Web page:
Educo Launches Project to Improve Education Access in Northern Burkina Faso Amid Security Crisis


GOURCY, BURKINA FASO — On Tuesday, March 5, 2024, the international NGO Educo unveiled a new initiative in Gourcy aimed at bolstering education for children impacted by the ongoing security crisis in Northern Burkina Faso. The launch of the project, named Strengthening Access to Resilient, Safe and Inclusive Education (READ), was presided over by Issouf Ouédraogo, the Governor of the Northern Region.



According to Burkina Information Agency, the Technical Secretariat for Education in Emergency Situations (ST-ESU) of the ministry responsible for education, the security situation has resulted in the closure of 844 schools, affecting 163,805 students in the Northern region. Educo’s READ project aims to address the educational needs of these children by enhancing access to and the quality of education through a comprehensive approach. Raphaël Noungou, the head of the READ project, outlined the project’s goals to improve educational access for girls, boys, and adolescents in the region, emphasizing the creation of educational infrastructure, scholarships, specific supplies and materials, training for educational stakeholders, awareness campaigns, food support, and organization of support courses.



The initiative also includes activities to promote protection and social cohesion within schools. Lucie Gounabou, speaking on behalf of Educo’s Country Director, urged all stakeholders to engage with the project to fulfill the organization’s mission of building a world where all children enjoy their rights and live in dignity. The project will directly benefit 14,980 children and adolescents, including 7,790 internally displaced persons, across 25 primary and post-primary schools in Ouahigouya, Gourcy, and Yako.



During the project’s unveiling, Governor Issouf Ouédraogo encouraged all partners, including the Tabital Lobal Association and the Network for Social Promotion (REPROSO), to work in coordination for the project’s success, highlighting its alignment with the state’s educational policy. The READ project, with a duration of 24 months, is supported financially by the Spanish Agency for International Development Cooperation (AECID) with 524,765,603 FCFA and co-financed by Educo with 27,619,240 FCFA. Educo, having worked in Burkina Faso for 20 years, continues its commitment to assisting children in vulnerable situations across 14 countries worldwide.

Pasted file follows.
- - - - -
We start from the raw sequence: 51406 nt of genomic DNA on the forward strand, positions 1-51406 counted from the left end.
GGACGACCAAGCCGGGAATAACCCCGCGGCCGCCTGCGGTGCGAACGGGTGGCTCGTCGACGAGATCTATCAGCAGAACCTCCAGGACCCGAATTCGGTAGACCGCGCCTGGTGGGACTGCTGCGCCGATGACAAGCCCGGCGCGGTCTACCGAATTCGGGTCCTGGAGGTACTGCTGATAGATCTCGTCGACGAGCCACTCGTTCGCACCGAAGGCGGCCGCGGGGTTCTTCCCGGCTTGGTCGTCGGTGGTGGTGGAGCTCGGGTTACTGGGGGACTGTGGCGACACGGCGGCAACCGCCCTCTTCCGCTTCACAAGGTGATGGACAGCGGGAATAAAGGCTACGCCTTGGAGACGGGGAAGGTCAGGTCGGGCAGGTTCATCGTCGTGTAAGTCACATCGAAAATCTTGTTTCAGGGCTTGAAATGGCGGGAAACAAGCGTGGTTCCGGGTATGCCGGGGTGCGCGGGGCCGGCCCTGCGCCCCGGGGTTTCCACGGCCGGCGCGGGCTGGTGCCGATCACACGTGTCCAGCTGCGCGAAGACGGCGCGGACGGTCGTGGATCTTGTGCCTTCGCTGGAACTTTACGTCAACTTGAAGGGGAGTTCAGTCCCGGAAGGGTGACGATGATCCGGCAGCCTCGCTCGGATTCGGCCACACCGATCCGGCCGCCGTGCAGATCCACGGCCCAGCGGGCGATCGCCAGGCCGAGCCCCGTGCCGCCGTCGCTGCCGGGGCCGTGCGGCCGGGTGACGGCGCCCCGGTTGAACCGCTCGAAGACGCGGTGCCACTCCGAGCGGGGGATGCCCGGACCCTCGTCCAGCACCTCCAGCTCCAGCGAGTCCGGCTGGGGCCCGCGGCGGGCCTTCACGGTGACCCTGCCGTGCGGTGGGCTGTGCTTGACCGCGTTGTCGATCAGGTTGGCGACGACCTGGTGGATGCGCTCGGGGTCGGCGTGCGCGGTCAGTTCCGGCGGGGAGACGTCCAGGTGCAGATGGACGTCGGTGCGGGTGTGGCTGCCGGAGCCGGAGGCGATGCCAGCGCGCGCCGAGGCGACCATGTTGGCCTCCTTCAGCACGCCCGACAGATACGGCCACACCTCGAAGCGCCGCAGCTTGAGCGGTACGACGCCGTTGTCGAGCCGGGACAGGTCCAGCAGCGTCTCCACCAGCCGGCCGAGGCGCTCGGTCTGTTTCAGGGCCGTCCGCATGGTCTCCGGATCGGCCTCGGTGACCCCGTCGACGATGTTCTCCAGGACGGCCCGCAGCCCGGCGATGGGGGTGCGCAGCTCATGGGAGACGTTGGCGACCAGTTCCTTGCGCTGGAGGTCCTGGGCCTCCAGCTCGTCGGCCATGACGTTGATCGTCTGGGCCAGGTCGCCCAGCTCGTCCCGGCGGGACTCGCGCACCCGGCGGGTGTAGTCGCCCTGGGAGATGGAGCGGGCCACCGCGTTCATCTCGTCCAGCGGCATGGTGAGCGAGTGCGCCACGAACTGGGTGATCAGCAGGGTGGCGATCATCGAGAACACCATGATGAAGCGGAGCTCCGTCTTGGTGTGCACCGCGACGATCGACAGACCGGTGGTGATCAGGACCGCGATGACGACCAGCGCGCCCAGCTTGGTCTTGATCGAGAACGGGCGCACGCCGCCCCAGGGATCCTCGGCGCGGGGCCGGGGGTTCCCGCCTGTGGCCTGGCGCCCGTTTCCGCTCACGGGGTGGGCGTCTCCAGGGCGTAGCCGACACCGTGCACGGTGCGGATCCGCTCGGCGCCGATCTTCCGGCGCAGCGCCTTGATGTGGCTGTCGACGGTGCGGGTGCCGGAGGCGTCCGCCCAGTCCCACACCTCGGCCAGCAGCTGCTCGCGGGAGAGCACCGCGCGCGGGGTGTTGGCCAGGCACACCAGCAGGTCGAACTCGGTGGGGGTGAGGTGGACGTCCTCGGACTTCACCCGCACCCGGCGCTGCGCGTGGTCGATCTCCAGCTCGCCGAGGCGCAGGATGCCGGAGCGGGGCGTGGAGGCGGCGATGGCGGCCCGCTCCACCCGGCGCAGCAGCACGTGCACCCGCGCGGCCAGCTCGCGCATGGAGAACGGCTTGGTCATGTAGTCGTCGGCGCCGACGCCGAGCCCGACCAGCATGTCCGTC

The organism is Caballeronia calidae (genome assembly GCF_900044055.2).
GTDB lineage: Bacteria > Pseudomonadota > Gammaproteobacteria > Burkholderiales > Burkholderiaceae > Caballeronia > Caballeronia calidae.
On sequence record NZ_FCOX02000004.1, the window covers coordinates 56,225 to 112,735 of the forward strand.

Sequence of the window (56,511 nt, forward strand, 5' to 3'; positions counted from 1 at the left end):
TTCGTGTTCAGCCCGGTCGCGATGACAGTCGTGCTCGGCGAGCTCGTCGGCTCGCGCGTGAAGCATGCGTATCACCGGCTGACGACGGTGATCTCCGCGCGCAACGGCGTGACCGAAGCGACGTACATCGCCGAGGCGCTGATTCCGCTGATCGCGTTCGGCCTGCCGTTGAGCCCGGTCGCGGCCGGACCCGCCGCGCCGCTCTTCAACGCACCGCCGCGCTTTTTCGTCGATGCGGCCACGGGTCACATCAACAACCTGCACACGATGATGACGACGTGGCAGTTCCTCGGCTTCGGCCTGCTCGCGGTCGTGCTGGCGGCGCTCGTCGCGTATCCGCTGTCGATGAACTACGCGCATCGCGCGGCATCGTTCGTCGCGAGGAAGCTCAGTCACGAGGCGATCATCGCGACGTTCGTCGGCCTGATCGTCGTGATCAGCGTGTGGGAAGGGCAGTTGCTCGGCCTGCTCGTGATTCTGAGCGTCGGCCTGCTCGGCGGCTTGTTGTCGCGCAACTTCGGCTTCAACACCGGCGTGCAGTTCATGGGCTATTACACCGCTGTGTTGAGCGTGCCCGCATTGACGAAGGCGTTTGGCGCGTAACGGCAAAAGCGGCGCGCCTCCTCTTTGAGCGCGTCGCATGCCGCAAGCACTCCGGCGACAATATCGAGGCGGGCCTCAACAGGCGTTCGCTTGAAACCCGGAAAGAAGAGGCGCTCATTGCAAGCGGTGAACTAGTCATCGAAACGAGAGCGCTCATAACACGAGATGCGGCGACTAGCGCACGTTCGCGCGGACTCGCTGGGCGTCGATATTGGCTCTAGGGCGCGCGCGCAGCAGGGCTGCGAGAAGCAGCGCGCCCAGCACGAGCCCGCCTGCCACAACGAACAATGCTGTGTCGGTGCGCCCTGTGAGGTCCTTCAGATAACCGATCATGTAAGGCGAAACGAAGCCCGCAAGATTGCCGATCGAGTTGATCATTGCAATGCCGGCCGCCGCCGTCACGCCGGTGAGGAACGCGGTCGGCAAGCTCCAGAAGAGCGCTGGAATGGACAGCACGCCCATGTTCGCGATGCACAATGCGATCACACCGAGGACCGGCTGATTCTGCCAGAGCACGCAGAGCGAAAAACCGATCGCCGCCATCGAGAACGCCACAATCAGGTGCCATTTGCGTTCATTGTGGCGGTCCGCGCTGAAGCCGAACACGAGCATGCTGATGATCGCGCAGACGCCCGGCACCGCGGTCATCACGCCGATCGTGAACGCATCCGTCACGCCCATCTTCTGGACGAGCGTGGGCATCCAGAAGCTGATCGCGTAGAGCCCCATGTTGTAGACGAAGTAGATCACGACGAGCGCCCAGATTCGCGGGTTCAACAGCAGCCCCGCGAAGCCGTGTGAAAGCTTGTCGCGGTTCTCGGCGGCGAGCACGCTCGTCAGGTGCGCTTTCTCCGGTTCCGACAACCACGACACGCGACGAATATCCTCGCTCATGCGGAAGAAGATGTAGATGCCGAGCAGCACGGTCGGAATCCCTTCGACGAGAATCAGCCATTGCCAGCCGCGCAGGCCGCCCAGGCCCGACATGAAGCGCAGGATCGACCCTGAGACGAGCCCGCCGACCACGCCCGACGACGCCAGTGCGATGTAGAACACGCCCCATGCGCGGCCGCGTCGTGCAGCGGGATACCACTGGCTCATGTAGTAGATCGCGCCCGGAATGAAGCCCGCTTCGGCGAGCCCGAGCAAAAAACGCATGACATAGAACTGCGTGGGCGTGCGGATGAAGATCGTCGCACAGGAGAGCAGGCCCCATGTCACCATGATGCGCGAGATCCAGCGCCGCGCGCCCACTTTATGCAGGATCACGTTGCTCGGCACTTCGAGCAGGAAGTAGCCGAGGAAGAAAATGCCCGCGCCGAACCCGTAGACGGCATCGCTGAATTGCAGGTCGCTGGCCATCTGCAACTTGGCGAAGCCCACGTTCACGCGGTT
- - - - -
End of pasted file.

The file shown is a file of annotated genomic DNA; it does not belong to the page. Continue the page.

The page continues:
Kenya’s Education Ministry Seeks Waiver for Public University DebtsAddis Ababa Residents Pledge Unwavering Support for Grand Ethiopian Renaissance Dam

NAIVASHA – The Ministry of Education is engaging with the Ministry of Finance and other stakeholders to potentially waive a portion of the substantial pending bills that public universities in Kenya currently face, which amount to more than Sh75 billion, announced Principal Secretary for Higher Education and Research Beatrice Muganda Inyangala. This initiative aims to alleviate financial pressures on these institutions, particularly regarding statutory deductions not remitted due to funding shortfalls.

According to Kenya News Agency, discussions are ongoing with the Treasury and the Pending Bills Committee to explore the possibility of the Kenya Revenue Authority (KRA) waiving dues owed from unremitted statutory deductions, such as Pay As You Earn and National Hospital Insurance Fund (NHIF), allowing universities to settle other outstanding debts. This move is considered crucial for the financial stabilization of public universities, which have accrued a total of Sh82 billion in pending bills over the last five to six years, primarily due to inadequate government funding.

The government previously employed a Differentiated Unit Cost (DUC) funding model, under which it covered 80 percent of the course costs for students, regardless of their socioeconomic status. However, only 68 percent of the required funding was disbursed over a six-year period, leading to the accumulation of debts. In contrast, Dr. Inyangala highlighted that the new funding model has increased universities’ budgets by Sh38 billion to accommodate growing student numbers and the introduction of new programs aligned with job market demands.

With student enrollment reaching approximately 563,000 in the 2022/23 academic year, public universities depend heavily on government subsidies. Despite an allocation of Sh44,023,955,000 from the Treasury for the 2023/24 financial year, universities faced a deficit of Sh27,921,094,600, deepening their financial crisis. President Ruto has promised an increased budgetary allocation of Sh84 billion for the upcoming fiscal year, though this commitment is challenged by a shortage of funds at the Treasury.

During a meeting with vice-chancellors and deputy vice-chancellors in Naivasha, organized by the Commission for University Education (CUE), discussions focused on preparations for the implementation of the Competency-Based Curriculum (CBC) by 2029. Dr. Inyangala underscored the efforts of local universities to align their curricula with the demands of the new education system, particularly in areas such as sports science, creative arts, and STEM.